Liliya Shevtsova, a political analyst at the Carnegie Moscow Centre, told New Europe it seems that Yushchenko is not following the reasons  required for dismantling the parliament. „Yushchenko’s position constitutionally is very fragile,” she said, adding that now it all depends on Ukraine’s Constitutional Court to solve the political crisis. „There seems to be a paradox when the Constitutional Court is the only institution in Ukraine that can resolve this crisis, but they cannot do it on the constitutional basis so they have to do it on the political basis. But, even in this case, it would be the only right solution,” she said. Yushchenko cited constitutional violations in forming the ruling coalition headed by Yanukovich as the reason for sacking the parliament. However, a Ukrainian diplomat told New Europe Yushchenko’s decision was a year too late. He said the president should have dismissed the parliament during the deadlock in negotiations during the struggle to form a coalition government in 2006.

„Now that Yanukovich’s coalition has appealed to the Constitutional Court, it’s more difficult for Yushchenko” he said. The diplomat opined that one of the reasons behind Yushchenko’s decision to dismiss the parliament was the president’s fear that the government would increase its current majority of some 270 to 300, which would amount to a constitutional majority able to override presidential vetoes and alter the constitution further weakening presidential powers, by this summer. Shevtsova said Ukraine’s political crisis should not be exaggerated. „We have to be a lot calmer about the events in Ukraine. In the last few years, we have been anticipating crisis, disaster and doom. But Ukrainians are doing okay. There is seven percent economic growth. The economic growth is higher then Russia,” she said. „Despite the permanent government crisis in Ukraine, there is no economic crisis.”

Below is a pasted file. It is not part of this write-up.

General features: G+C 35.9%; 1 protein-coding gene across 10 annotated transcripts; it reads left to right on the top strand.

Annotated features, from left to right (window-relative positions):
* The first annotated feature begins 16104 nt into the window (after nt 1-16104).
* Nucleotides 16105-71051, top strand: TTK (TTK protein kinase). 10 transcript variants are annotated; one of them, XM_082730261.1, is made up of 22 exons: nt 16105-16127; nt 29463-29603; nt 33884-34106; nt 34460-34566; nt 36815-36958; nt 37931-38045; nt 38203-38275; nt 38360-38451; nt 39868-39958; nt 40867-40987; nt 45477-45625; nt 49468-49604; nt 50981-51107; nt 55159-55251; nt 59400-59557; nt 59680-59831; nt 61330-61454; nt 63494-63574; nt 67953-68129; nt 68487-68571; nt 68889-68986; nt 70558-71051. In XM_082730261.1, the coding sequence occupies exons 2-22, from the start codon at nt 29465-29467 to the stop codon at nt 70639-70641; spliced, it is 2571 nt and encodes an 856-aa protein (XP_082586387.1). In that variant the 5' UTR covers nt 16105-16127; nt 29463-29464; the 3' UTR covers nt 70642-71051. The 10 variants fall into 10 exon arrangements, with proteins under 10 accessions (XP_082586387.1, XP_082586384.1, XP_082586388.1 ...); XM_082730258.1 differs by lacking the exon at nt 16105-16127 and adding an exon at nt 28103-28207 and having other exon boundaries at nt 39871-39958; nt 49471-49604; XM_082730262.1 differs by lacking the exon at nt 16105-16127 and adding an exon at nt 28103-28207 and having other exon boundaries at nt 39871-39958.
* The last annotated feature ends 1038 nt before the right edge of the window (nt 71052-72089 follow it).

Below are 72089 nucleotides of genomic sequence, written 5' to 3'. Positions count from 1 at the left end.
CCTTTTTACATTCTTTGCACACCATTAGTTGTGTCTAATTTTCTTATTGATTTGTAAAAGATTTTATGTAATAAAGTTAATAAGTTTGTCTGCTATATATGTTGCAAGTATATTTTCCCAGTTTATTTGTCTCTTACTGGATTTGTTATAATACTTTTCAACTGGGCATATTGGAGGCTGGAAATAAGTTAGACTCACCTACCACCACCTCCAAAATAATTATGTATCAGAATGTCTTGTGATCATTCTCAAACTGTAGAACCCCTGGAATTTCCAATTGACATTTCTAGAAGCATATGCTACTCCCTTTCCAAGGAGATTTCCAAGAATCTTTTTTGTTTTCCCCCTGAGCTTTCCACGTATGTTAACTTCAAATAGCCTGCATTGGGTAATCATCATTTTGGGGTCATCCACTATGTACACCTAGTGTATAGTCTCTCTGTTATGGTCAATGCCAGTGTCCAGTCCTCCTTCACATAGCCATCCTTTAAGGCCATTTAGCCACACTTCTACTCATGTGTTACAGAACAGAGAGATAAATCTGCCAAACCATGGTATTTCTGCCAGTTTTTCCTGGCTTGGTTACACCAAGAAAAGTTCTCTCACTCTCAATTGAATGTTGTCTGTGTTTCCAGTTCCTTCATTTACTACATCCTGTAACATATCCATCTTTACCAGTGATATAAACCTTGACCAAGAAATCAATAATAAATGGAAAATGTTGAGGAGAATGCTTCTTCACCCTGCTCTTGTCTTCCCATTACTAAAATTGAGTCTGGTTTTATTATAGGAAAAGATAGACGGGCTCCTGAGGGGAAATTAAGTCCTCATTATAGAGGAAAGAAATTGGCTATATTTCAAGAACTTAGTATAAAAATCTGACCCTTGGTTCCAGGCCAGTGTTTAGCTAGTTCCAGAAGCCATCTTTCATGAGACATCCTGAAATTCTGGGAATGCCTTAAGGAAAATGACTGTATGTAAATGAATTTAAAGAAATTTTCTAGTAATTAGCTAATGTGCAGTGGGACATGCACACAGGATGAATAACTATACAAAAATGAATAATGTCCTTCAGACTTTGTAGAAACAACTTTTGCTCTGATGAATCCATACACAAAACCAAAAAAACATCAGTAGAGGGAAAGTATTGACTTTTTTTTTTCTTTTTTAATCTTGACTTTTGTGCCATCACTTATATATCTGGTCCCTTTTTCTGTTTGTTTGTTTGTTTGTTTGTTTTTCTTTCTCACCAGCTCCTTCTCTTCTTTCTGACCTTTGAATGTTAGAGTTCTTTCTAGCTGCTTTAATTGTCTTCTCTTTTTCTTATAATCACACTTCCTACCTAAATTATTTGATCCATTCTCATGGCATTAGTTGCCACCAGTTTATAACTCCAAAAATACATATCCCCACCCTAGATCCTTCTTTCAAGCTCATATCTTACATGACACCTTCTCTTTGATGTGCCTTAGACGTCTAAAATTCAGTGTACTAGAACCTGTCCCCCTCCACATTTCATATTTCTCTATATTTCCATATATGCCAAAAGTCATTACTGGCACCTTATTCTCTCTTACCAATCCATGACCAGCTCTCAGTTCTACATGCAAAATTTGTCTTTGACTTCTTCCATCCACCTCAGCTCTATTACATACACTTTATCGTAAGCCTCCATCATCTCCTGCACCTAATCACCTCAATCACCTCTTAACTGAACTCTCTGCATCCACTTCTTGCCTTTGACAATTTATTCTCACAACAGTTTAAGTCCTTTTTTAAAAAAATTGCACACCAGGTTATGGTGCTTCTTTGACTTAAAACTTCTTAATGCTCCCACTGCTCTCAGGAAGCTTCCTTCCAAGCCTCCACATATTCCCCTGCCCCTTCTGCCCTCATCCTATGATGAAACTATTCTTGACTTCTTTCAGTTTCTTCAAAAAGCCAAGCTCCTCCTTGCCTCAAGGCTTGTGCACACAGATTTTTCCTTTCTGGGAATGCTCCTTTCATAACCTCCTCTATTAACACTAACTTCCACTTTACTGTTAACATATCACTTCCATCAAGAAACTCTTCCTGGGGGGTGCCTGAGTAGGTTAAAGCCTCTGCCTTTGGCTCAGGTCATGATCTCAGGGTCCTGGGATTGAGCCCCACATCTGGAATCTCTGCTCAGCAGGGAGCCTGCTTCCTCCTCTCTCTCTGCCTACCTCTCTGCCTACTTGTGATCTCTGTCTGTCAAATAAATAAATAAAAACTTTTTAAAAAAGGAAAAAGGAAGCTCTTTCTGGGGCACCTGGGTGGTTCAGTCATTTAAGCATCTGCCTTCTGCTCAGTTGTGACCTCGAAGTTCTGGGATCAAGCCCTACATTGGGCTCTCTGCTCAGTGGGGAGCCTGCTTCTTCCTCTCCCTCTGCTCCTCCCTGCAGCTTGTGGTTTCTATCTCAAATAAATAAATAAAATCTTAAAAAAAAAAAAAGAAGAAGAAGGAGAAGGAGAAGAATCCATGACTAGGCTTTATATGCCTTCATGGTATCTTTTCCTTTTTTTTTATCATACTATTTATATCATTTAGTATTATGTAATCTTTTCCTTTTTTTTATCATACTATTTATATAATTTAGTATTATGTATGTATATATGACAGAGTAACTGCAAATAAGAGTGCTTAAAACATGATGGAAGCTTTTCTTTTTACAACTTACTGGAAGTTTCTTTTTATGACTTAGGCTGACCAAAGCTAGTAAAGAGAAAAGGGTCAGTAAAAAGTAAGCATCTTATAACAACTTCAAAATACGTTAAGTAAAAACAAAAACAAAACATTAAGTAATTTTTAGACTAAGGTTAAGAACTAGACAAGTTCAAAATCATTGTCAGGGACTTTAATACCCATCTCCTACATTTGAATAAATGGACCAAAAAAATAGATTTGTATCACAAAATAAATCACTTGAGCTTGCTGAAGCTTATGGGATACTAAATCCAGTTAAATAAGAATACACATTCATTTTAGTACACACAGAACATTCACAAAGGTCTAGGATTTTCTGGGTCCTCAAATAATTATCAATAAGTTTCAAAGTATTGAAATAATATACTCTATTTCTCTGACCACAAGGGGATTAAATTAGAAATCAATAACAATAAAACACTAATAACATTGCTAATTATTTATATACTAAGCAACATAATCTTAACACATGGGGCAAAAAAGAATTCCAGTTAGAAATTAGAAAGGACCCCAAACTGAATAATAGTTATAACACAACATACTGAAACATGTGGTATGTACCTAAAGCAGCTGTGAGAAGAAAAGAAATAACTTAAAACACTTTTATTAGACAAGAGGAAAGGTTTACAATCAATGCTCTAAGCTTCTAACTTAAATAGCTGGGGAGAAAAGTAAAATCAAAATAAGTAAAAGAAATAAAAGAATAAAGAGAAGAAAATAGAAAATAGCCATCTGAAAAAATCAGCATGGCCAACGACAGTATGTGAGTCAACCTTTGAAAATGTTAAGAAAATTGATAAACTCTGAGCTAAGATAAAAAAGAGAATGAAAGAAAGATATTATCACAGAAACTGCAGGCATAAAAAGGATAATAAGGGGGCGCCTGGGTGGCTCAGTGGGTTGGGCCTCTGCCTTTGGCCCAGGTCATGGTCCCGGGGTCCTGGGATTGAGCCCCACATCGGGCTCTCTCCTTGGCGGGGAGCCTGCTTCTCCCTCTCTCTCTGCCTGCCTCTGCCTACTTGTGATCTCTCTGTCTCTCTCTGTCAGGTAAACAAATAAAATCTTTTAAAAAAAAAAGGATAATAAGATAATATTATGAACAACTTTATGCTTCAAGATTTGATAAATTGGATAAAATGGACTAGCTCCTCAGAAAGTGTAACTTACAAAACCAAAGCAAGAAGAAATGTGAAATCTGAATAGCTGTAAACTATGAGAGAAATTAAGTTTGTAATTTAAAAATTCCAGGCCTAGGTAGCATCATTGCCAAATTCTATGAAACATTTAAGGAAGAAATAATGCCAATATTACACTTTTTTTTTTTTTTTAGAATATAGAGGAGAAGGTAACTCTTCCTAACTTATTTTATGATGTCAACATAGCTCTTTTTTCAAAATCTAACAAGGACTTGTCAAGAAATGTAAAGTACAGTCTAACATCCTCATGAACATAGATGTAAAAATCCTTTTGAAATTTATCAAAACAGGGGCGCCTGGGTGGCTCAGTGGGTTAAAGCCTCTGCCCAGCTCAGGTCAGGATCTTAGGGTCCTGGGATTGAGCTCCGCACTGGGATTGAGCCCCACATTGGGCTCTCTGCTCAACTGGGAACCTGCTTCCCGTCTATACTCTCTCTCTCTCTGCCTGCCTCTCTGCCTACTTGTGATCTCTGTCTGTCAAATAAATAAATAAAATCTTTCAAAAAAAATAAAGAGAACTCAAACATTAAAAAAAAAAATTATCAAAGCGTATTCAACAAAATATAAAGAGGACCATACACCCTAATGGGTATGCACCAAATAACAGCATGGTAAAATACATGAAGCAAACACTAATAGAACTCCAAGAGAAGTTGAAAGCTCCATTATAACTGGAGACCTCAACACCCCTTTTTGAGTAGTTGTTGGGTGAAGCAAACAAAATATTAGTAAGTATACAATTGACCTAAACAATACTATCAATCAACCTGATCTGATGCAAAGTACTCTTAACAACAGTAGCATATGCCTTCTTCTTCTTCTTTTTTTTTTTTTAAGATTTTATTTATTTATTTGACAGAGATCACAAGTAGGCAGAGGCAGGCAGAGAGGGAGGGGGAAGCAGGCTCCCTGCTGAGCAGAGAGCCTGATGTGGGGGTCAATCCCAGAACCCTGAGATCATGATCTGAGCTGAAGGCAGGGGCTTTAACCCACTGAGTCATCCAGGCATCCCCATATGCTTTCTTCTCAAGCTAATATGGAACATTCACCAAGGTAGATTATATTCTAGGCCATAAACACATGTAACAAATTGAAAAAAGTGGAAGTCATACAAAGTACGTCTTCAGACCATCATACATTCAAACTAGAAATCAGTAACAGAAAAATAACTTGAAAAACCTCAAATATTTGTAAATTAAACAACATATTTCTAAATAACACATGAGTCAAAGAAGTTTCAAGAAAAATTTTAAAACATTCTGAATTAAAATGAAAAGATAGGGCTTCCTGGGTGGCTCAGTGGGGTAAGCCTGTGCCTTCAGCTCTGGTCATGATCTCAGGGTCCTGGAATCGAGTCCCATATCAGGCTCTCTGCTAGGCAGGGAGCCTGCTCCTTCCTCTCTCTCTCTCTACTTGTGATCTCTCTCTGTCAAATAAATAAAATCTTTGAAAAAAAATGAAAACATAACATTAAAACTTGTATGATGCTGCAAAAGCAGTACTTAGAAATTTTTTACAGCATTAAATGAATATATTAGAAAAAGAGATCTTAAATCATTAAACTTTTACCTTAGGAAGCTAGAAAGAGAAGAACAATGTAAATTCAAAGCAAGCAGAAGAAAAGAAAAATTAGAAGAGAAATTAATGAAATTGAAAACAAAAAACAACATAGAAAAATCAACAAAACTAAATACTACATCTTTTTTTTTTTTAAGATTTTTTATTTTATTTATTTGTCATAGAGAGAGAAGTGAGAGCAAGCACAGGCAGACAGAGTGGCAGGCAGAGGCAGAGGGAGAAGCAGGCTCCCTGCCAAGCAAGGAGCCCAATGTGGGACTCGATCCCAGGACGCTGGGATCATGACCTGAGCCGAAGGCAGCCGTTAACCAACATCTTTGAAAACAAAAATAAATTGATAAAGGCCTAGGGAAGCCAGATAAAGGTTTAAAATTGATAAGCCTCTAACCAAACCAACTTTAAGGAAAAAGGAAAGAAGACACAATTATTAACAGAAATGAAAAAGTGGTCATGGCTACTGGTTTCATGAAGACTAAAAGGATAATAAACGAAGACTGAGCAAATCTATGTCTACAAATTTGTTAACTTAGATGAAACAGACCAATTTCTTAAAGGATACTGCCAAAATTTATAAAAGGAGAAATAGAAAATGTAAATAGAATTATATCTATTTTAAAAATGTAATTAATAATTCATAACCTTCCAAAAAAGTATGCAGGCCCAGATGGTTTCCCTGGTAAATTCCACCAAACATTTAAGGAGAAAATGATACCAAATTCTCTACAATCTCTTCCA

Nevertheless, Ukrainian diplomats were shocked by Yushchenko’s decision to dismiss the Verkhovna Rada while foreign officials reacted very cautiously. In a telephone conversation with EU foreign policy chief Javier Solana, Yanukovich ruled out violence as the solution to the constitutional crisis, the cabinet press service reported. Yanukovich has confirmed the clear and principle position of the government to adhere to the Constitution and laws of Ukraine and prevent conflict escalation. Solana urged all sides to peaceful regulation and confirmed the EU position on necessity to return to the dialogue and handle a political decision with respect for people’s rights. According to Solana, he has also stated the EU position during his conversation with Yushchenko and intention to speak to Yulia Timoshenko.